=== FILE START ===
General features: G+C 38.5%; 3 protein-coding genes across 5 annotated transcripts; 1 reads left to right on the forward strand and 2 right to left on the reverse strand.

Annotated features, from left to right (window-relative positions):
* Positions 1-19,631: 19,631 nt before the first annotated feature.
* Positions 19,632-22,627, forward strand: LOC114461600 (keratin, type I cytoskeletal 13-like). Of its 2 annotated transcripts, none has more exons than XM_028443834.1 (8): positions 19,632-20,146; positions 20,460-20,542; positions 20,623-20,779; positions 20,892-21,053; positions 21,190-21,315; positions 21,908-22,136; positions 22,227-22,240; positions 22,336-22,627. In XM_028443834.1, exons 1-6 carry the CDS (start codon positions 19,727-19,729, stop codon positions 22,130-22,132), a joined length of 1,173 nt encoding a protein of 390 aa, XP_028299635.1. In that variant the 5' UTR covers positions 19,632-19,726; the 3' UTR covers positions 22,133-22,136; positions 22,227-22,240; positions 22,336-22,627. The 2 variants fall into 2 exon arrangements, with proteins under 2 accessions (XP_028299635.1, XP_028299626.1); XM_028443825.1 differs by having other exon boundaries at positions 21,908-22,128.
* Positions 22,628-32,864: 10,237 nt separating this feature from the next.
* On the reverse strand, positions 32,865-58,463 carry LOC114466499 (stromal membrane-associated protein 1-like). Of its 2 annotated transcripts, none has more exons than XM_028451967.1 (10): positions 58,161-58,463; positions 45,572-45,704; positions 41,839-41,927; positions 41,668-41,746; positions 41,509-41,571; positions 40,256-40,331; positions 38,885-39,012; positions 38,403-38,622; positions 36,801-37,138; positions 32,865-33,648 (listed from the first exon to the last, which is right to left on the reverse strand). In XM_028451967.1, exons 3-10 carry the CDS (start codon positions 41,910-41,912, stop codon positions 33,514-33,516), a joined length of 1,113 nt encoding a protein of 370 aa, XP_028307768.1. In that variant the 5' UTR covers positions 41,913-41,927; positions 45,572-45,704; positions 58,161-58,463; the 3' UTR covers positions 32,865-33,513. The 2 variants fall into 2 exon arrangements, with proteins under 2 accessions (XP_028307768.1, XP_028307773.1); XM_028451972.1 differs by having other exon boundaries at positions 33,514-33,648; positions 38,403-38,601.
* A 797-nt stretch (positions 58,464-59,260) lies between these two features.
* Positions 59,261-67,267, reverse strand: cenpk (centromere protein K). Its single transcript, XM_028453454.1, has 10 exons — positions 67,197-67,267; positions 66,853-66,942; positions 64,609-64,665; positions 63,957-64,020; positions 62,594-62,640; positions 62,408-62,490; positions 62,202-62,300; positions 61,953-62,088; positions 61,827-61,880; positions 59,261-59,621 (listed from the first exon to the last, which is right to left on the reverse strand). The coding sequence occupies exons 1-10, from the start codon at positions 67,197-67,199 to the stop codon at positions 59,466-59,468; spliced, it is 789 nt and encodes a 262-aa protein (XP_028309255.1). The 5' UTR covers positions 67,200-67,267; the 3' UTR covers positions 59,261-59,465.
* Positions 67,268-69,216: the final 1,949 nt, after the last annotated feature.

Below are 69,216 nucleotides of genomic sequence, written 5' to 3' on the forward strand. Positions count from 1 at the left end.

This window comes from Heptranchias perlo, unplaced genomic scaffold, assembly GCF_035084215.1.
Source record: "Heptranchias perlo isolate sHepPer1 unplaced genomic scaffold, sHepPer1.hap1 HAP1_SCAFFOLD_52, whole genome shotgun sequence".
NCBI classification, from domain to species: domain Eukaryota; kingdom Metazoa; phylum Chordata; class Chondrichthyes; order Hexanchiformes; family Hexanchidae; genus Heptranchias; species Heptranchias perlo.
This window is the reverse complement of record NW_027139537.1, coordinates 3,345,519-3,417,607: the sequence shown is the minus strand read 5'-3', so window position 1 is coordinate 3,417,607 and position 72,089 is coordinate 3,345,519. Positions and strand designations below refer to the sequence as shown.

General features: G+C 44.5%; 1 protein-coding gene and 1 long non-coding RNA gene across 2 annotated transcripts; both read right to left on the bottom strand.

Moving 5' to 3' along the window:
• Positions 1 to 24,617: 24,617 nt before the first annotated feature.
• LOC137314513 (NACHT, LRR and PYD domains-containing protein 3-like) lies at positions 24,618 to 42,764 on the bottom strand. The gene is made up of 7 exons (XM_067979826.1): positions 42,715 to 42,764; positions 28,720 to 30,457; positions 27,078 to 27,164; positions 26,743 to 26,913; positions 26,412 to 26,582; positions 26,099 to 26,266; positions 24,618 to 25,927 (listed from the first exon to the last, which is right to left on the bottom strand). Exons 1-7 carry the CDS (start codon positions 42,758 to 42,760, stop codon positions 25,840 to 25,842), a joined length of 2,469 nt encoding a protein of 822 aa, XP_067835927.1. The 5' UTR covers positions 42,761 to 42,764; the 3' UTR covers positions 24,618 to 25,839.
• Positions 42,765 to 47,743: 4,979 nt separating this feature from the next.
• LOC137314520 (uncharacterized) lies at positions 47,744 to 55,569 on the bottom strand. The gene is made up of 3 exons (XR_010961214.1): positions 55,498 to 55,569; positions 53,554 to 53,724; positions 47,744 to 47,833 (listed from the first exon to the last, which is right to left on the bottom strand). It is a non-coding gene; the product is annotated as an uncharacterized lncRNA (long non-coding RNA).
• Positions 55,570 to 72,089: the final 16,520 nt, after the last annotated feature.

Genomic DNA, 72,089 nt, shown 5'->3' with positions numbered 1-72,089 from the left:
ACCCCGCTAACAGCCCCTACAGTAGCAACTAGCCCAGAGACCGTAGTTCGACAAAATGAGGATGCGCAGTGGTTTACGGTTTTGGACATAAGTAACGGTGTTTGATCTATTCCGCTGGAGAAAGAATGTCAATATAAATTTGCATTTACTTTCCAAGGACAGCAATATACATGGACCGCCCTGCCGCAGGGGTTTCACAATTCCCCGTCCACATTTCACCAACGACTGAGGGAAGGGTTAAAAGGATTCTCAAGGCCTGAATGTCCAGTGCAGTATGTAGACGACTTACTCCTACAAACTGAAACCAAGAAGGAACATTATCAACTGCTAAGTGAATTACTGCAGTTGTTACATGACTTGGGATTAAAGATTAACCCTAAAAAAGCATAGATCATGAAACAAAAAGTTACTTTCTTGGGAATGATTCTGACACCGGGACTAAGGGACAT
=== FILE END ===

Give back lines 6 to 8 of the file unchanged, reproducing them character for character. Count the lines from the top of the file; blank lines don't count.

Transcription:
* On the reverse strand, positions 32,865-58,463 carry LOC114466499 (stromal membrane-associated protein 1-like). Of its 2 annotated transcripts, none has more exons than XM_028451967.1 (10): positions 58,161-58,463; positions 45,572-45,704; positions 41,839-41,927; positions 41,668-41,746; positions 41,509-41,571; positions 40,256-40,331; positions 38,885-39,012; positions 38,403-38,622; positions 36,801-37,138; positions 32,865-33,648 (listed from the first exon to the last, which is right to left on the reverse strand). In XM_028451967.1, exons 3-10 carry the CDS (start codon positions 41,910-41,912, stop codon positions 33,514-33,516), a joined length of 1,113 nt encoding a protein of 370 aa, XP_028307768.1. In that variant the 5' UTR covers positions 41,913-41,927; positions 45,572-45,704; positions 58,161-58,463; the 3' UTR covers positions 32,865-33,513. The 2 variants fall into 2 exon arrangements, with proteins under 2 accessions (XP_028307768.1, XP_028307773.1); XM_028451972.1 differs by having other exon boundaries at positions 33,514-33,648; positions 38,403-38,601.
* A 797-nt stretch (positions 58,464-59,260) lies between these two features.
* Positions 59,261-67,267, reverse strand: cenpk (centromere protein K). Its single transcript, XM_028453454.1, has 10 exons — positions 67,197-67,267; positions 66,853-66,942; positions 64,609-64,665; positions 63,957-64,020; positions 62,594-62,640; positions 62,408-62,490; positions 62,202-62,300; positions 61,953-62,088; positions 61,827-61,880; positions 59,261-59,621 (listed from the first exon to the last, which is right to left on the reverse strand). The coding sequence occupies exons 1-10, from the start codon at positions 67,197-67,199 to the stop codon at positions 59,466-59,468; spliced, it is 789 nt and encodes a 262-aa protein (XP_028309255.1). The 5' UTR covers positions 67,200-67,267; the 3' UTR covers positions 59,261-59,465.